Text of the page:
Richmond Councilman Jim Rogers had it exactly right when he said neither money nor bullies should dictate how the council fills its unfortunate vacancy.
As folks will recall, Councilman-elect Gary Bell was sadly unable to take office Jan. 8. He remains in a medically induced coma.
After November's election battle between warring factions, Richmond voters are understandably concerned about who will step into the seat.
The outcome could produce a third vote for Richmond Progressive Alliance allies Mayor Gayle McLaughlin and Councilwoman Jovanka Beckles.
Or this individual could side with the unapologetically pro-Chevron councilmen Corky Booze and Nate Bates. Bell was widely viewed as a vote for the latter, given Chevron's financial support of his candidacy.
The progressives say it is only fair to appoint their man Eduardo Martinez, who finished fourth just behind Bell.
They call a special election a waste of money that will further polarize the voters and hand Chevron another opportunity to spread lies.
Even Councilman Tom Butt -- who has successfully planted a foot in each political camp -- supports Martinez.
With all due respect to Butt, these arguments leak like a Delta levee.
In city after city, year after year, when a vacancy pops up outside the election cycle, the guy or gal who finishes just out of the money cries, "The voters already chose me!"
If the council believes the fairest
Second, why are regular election expenses appropriate and special elections a fiscal travesty?
The council didn't choose to have a vacancy. It's unclear when or if Bell will recover sufficiently to do the job. It needs seven members to avert tie votes and conduct business.
The $100,000 or $200,000 it would cost voters in a city of Richmond's size, complexity and intense political passions to unequivocally elect a council member is a bargain.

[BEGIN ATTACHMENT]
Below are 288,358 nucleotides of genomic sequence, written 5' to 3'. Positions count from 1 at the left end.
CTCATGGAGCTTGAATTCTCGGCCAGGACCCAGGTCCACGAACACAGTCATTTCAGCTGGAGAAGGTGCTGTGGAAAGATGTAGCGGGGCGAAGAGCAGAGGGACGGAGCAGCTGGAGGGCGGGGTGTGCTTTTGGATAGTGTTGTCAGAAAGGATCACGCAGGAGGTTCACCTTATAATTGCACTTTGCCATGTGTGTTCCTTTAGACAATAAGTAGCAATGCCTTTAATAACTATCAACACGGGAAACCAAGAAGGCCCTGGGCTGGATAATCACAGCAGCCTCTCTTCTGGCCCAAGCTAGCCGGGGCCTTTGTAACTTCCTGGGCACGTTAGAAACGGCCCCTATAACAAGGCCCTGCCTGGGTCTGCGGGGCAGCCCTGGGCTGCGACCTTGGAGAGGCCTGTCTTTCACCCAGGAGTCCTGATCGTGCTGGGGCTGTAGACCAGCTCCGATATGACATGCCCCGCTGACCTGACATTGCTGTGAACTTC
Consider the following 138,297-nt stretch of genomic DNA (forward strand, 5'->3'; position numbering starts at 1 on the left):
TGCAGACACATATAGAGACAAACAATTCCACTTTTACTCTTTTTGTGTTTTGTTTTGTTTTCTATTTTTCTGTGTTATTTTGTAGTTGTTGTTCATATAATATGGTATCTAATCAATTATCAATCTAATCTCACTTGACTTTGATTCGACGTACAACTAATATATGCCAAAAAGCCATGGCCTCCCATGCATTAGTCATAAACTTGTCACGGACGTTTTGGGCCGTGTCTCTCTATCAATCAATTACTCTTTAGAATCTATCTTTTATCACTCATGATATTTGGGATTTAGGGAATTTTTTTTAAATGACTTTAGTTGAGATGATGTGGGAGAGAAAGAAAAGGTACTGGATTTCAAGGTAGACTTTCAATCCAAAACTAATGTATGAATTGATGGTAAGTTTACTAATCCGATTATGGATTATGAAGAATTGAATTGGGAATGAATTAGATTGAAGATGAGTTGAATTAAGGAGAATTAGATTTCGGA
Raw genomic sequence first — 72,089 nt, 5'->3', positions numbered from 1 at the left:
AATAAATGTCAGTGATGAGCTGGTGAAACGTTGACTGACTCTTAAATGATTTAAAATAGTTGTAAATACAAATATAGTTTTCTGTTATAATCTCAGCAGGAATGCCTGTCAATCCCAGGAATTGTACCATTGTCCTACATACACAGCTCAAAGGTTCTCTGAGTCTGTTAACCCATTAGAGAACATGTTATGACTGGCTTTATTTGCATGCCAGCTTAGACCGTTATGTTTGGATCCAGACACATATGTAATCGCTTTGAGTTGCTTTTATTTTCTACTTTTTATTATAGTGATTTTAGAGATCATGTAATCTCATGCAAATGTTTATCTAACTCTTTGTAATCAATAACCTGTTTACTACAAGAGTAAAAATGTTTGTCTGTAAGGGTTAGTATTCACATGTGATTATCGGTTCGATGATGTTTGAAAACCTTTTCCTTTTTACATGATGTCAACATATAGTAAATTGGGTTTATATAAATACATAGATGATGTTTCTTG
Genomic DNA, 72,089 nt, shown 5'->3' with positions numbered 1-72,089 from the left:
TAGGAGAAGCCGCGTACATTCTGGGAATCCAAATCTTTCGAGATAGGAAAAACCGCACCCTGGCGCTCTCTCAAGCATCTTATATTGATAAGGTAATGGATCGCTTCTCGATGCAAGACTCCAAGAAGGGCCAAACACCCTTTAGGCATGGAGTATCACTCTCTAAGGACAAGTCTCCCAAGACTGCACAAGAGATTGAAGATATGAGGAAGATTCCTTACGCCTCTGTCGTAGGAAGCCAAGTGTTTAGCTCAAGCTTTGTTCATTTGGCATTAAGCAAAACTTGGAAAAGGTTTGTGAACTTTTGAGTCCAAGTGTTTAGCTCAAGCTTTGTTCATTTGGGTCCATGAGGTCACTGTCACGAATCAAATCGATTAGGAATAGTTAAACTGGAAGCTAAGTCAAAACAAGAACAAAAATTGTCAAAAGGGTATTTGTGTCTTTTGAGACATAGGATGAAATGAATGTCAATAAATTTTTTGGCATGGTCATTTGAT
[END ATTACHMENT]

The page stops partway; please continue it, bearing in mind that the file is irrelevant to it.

As for the idea that a special election is uniquely divisive and will lead to even greater campaign horrors, do the people who make these points advocate putting a stop to elections altogether in Richmond? Where have they been for the last 50 years?
Yes, elections in Richmond and everywhere are brutal.
It's unfortunate, but arguing that voters require protection from their own election system is absurd.
Money is an undeniable force but it offers no guarantees. Just ask Meg Whitman. And if negative campaigning offends voters, then voters should stop electing people who do it.
So, let the would-be council members come forward Feb. 4 and make their best pitches.
Maybe someone will dazzle the council and win four votes. If not, voters will step up and do the job.
And if either camp makes a bad call, that's the beauty of elections: Voters always have another chance to get it right.
stampede: Eighteen people filed applications as of Friday's 5 p.m. deadline to fill the seat Steve Weir, the retiring Contra Costa clerk-recorder and registrar of voters.
As expected, the list includes Joe Canciamilla, of Pittsburg, former county supervisor and assemblyman.
Martinez Mayor Rob Schroder has bowed out, though. The mayor says he will stick to his family insurance business and city gig.
But there was a surprise: Pleasant Hill Councilman Jack Weir. And, yes, he's Steve Weir's brother.
The board of supervisors is scheduled to appoint a clerk-recorder in February. The winner must then stand for election in 2014 for the $150,000-a-year post.
AND FINALLY: How many 21-year-olds receive a personal commencement address from a former congresswoman, high-ranking State Department diplomat, cancer survivor and a woman who helped crack the Wall Street glass ceiling?
That would be Katherine Tauscher, former East Bay Rep. Ellen Tauscher's daughter and an almost-graduate of Bucknell University.
Tauscher shared her maternal wisdom during a speech at Thursday's annual Contra Costa Council conference. (Watch Tauscher's full address at www.politicswithlisav.blogspot.com.)
First, Tauscher gave her collegiate athlete (volleyball) daughter permission to relax.
"I told her, 'Blow it out!' Short of going to jail, of course,'" Tauscher joked.
Secondly, she said she advised her daughter and the rest of us, "Go big and take risks."
Short of going to jail, of course.